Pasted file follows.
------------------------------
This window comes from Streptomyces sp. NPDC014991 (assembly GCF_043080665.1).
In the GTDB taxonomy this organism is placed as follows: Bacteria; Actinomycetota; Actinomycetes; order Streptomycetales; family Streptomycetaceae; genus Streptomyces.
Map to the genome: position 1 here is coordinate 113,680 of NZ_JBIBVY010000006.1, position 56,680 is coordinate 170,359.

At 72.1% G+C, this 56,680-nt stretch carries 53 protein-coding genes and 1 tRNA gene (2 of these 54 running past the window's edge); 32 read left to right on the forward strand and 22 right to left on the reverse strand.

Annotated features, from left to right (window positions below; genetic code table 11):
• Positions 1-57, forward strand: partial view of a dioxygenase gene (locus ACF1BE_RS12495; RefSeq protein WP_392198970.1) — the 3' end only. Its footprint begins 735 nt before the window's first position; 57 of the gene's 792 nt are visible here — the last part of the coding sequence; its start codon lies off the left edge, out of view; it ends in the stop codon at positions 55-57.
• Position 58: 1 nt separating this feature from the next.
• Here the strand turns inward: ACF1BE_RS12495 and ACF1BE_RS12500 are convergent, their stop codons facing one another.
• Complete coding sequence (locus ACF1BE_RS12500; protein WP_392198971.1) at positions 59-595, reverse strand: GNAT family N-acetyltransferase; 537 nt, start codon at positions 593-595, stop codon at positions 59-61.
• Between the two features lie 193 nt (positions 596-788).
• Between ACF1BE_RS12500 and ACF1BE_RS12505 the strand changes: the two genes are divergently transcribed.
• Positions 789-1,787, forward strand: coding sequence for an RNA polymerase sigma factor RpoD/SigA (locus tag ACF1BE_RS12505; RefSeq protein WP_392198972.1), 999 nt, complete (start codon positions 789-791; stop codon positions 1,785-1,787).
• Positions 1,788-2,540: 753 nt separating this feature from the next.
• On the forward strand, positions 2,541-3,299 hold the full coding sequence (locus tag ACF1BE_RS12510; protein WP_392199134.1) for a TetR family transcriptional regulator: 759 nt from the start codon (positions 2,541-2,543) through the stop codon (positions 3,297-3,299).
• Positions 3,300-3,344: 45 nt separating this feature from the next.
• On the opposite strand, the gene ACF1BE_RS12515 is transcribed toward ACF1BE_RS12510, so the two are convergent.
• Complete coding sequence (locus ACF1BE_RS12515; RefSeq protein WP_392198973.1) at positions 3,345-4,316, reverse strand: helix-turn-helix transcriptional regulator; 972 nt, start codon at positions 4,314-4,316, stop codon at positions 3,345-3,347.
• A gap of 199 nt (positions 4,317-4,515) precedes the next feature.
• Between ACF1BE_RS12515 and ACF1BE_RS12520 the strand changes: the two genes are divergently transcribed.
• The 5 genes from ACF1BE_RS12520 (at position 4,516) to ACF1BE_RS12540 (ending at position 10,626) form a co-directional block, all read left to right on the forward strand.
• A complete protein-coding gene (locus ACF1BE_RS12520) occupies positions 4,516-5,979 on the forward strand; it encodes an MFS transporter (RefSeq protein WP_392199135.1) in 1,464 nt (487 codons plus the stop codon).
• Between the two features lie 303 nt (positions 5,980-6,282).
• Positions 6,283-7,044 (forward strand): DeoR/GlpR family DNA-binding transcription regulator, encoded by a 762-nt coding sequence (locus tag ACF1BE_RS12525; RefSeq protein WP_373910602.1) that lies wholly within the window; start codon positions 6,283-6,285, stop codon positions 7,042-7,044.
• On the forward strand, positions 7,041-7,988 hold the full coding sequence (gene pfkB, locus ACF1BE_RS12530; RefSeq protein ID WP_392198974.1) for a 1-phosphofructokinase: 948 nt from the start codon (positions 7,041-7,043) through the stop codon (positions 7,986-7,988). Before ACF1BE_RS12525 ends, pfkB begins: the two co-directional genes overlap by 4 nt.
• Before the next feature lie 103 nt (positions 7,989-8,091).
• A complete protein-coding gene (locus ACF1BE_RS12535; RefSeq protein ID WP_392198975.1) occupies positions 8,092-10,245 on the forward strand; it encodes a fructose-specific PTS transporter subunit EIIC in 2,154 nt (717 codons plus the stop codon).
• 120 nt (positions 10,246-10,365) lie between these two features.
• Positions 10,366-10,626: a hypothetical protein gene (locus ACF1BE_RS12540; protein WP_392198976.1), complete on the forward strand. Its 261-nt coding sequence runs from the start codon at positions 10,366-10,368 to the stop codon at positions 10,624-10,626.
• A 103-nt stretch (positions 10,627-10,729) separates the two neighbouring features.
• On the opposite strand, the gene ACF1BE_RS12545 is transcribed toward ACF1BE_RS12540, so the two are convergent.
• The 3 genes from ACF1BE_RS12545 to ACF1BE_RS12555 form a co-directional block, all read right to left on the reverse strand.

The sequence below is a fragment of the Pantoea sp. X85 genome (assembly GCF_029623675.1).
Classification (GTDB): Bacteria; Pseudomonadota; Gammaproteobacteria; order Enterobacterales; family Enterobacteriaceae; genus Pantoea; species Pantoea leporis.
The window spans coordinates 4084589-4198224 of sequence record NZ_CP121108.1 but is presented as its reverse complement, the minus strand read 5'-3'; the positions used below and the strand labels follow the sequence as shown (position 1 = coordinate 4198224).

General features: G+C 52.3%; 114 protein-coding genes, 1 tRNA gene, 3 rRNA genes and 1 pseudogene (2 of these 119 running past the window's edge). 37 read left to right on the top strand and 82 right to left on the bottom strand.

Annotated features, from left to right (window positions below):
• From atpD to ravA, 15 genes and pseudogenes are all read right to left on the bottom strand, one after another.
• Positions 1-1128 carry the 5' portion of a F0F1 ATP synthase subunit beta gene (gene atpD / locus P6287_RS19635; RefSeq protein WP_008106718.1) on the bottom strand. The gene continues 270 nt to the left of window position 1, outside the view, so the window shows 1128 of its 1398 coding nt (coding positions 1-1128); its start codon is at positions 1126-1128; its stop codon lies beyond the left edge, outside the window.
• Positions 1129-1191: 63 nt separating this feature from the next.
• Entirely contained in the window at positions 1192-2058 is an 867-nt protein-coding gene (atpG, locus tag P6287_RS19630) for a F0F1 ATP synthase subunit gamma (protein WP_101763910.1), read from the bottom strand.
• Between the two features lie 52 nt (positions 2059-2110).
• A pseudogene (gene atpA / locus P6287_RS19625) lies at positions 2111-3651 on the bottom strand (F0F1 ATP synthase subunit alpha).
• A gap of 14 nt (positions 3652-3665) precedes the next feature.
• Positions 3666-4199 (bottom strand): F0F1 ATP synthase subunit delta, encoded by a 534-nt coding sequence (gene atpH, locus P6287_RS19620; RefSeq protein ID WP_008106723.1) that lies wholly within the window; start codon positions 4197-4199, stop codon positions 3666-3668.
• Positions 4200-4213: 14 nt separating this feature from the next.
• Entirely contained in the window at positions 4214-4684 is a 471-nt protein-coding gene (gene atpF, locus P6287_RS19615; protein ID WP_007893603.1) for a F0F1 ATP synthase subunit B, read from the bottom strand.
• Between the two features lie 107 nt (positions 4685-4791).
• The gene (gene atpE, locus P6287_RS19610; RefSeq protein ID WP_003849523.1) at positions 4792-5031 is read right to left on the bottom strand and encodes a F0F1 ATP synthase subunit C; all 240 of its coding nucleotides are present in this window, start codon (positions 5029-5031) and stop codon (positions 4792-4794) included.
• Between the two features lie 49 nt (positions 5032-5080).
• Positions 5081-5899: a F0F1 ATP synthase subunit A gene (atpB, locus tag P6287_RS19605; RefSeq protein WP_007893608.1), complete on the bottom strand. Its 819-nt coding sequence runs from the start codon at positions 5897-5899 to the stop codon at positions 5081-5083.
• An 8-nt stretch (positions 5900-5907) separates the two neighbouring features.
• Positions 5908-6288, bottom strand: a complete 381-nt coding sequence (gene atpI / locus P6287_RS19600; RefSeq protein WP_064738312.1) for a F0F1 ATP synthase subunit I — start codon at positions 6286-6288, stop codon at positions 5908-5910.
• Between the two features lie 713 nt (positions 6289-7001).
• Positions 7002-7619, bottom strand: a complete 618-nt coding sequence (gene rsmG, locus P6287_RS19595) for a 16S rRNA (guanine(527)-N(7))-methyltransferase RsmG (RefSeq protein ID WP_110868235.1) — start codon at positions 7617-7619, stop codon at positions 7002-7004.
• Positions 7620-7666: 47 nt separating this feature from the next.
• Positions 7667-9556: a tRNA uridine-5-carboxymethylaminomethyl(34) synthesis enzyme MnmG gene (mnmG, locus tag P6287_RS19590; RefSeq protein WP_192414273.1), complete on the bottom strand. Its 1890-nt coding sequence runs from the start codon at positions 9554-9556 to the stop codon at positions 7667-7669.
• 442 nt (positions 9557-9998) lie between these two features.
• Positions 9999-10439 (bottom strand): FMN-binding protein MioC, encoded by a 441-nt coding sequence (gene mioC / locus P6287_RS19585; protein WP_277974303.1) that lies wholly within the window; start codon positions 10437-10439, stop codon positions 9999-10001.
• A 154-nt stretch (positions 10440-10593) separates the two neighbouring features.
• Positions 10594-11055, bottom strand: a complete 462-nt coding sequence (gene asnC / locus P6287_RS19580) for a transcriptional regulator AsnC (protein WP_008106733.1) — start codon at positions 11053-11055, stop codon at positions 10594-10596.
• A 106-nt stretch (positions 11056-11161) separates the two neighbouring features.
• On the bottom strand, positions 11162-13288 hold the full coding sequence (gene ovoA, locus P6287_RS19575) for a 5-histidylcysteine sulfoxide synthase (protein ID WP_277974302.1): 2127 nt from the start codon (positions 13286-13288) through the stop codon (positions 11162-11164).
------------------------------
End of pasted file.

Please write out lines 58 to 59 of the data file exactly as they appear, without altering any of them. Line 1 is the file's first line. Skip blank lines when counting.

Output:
• Positions 9999-10439 (bottom strand): FMN-binding protein MioC, encoded by a 441-nt coding sequence (gene mioC / locus P6287_RS19585; protein WP_277974303.1) that lies wholly within the window; start codon positions 10437-10439, stop codon positions 9999-10001.
• A 154-nt stretch (positions 10440-10593) separates the two neighbouring features.